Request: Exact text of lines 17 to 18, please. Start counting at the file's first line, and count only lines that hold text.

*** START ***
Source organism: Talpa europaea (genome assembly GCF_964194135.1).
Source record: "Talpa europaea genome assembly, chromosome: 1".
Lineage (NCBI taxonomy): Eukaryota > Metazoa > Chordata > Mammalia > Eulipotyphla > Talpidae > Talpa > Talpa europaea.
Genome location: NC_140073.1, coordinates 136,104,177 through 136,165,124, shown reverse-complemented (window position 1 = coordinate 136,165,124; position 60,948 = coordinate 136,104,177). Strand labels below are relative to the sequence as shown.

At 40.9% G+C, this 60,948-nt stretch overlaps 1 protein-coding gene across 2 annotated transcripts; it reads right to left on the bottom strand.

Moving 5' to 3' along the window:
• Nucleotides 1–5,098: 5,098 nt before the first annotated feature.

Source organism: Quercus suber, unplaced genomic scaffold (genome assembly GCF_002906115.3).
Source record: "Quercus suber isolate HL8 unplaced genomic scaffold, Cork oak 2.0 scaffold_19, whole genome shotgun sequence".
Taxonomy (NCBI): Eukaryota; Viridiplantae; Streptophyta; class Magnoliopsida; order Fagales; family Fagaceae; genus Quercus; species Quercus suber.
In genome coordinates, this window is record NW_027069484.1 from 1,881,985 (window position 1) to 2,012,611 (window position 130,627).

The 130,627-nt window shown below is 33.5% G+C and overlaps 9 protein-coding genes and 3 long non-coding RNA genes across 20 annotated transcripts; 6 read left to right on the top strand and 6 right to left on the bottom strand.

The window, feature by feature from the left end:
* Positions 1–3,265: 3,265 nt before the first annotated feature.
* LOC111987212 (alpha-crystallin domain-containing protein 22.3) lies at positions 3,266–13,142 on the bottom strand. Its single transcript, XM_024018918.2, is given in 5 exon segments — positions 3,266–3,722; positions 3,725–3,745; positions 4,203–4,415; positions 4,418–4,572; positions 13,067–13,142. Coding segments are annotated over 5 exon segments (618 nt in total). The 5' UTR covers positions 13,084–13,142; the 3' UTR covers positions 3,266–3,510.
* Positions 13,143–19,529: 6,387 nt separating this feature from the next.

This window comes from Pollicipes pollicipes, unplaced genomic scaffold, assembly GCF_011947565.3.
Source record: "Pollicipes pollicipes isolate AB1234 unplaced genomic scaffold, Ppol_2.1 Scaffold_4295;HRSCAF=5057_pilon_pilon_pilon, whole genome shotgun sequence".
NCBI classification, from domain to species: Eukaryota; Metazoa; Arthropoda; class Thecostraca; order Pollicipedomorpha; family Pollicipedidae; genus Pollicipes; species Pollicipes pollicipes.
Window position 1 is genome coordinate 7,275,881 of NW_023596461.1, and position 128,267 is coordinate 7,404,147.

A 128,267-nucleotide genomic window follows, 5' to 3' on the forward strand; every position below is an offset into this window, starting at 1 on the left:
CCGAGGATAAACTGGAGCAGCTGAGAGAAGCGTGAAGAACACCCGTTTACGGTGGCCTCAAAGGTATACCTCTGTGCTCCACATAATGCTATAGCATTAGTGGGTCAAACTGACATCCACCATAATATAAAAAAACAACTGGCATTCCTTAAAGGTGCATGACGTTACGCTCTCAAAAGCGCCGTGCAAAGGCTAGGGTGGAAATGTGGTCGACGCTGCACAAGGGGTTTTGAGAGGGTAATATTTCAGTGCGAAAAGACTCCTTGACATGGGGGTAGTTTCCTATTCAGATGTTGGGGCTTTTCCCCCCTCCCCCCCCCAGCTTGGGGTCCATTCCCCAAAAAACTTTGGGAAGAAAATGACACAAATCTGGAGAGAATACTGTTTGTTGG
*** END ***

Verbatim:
This window comes from Pollicipes pollicipes, unplaced genomic scaffold, assembly GCF_011947565.3.
Source record: "Pollicipes pollicipes isolate AB1234 unplaced genomic scaffold, Ppol_2.1 Scaffold_4295;HRSCAF=5057_pilon_pilon_pilon, whole genome shotgun sequence".